Change & Liberation

They say that all good things must come to an end. I don’t know if that is literally true but I dearly hope it isn’t. But change is inevitable and that can be crushing or liberating, depending on your attitude.

In my own case, after almost nine years as the managing director of the China subsidiary of Libbey Inc., a U.S. multi-national maker of glass beverage ware and related products, and then the general manager of the Asia Pacific region, I’ve left the company. It’s time for a change. I need a fresh environment and the company, I’m sure, will benefit from a fresh perspective.

I’m not retiring. But I am going to take a little break. I’d like to join a couple of boards, do some high-level advisory work, and, of course, write. Geography, with a few limitations, is not a limitation. My wife and I are empty nesters and pretty adventurous. We lead very simple lives.

I’ve been in the corporate and investment world for 38 years now, with titles like CEO, COO, president, managing director, general manager, operating partner and the like for companies like Oneida, Lionel Trains, and Wellspring Capital Management, a New York based private equity company. And I’ve served on four public company boards and was chairman of the Audit Committee on two of them. (I’ve got a resume if you’re really interested in the details and I am a member of LinkedIn.)

There’s an old story in China that a foreign writer came here once to write China’s story. After a month she said she had enough material for a thick book. After six months, however, she had only enough material for a magazine article. And after a year she didn’t have enough material to write anything. The longer she was here the more mysterious it all got.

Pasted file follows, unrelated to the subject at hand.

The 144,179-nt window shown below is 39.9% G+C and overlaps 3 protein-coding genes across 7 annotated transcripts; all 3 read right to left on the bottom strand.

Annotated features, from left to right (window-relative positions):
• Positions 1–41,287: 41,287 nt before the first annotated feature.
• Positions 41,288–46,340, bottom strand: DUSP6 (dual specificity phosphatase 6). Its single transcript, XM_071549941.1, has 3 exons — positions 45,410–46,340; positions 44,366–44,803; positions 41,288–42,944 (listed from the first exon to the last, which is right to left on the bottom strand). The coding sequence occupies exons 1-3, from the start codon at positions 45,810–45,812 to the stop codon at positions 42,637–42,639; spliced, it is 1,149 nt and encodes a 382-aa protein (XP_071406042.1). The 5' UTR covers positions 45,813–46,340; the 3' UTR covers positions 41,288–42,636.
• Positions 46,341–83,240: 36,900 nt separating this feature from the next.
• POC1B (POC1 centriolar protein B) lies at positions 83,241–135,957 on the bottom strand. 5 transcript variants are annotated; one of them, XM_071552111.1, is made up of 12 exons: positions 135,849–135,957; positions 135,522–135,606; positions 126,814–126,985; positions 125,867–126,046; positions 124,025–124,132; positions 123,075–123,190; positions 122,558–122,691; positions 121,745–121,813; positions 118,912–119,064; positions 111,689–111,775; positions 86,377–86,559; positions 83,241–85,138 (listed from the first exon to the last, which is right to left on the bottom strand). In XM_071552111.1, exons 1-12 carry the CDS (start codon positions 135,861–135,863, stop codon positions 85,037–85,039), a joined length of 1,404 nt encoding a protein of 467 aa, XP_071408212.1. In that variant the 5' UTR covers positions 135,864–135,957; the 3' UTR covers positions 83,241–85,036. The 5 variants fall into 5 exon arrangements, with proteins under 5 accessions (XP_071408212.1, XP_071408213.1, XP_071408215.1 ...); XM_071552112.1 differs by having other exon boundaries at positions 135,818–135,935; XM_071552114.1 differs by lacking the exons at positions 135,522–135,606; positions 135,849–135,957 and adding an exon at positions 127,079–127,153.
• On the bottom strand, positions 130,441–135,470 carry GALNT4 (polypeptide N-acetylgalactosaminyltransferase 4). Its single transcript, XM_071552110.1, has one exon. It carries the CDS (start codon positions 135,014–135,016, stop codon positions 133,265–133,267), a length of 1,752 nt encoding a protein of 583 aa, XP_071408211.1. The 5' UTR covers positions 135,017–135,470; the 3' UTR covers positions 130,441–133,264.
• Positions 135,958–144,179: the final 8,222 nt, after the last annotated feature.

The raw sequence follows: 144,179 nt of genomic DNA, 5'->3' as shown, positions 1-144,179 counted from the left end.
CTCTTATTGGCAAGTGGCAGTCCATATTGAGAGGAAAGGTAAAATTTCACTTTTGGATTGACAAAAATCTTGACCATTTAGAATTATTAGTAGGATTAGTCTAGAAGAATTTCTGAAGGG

That is China.

Wonderfully exotic; wonderfully down to earth. Incredibly complicated; refreshingly simple. All rolled into one exciting and stimulating experience.

I haven’t run out of things to say. I believe I’ve figured out why the story about the foreign writer came to be. Most Westerners don’t understand the fundamental differences in logic and worldview that underlie the differences in Western and Chinese culture.

I noted to a good friend of mine recently that a lot of service providers here provide discounts if you join their club and pre-pay for future services and my Chinese wife belongs to most of them. Given the nature of the non-Western nature of the Chinese economy he wondered if my Chinese wife truly understood the economic side of why merchants offer these discounts. I replied, “She’s an inductive thinker; she doesn’t care why they do. She only cares that they do.” (For more read my latest book, UNDERSTANDING CHINA: THERE’S REASON FOR THE DIFFERENCE.)

At any rate, I’m going to take a little break from posting to this blog until I figure out what to do next. (If you have any ideas on what that might be I’d love to hear from you.) I won’t take the blog down, however, and will let you know when I’ve decided where to take it from here.

In closing I would like to thank all of my readers for their support. I am truly humbled and honored. It’s a lot like work coming up with fresh material for a blog but my ever-growing number of subscribers, now in the thousands, motivated me on.

You can contact me at

I would welcome your thoughts and meditations.

Gary Moreau

Beijing, China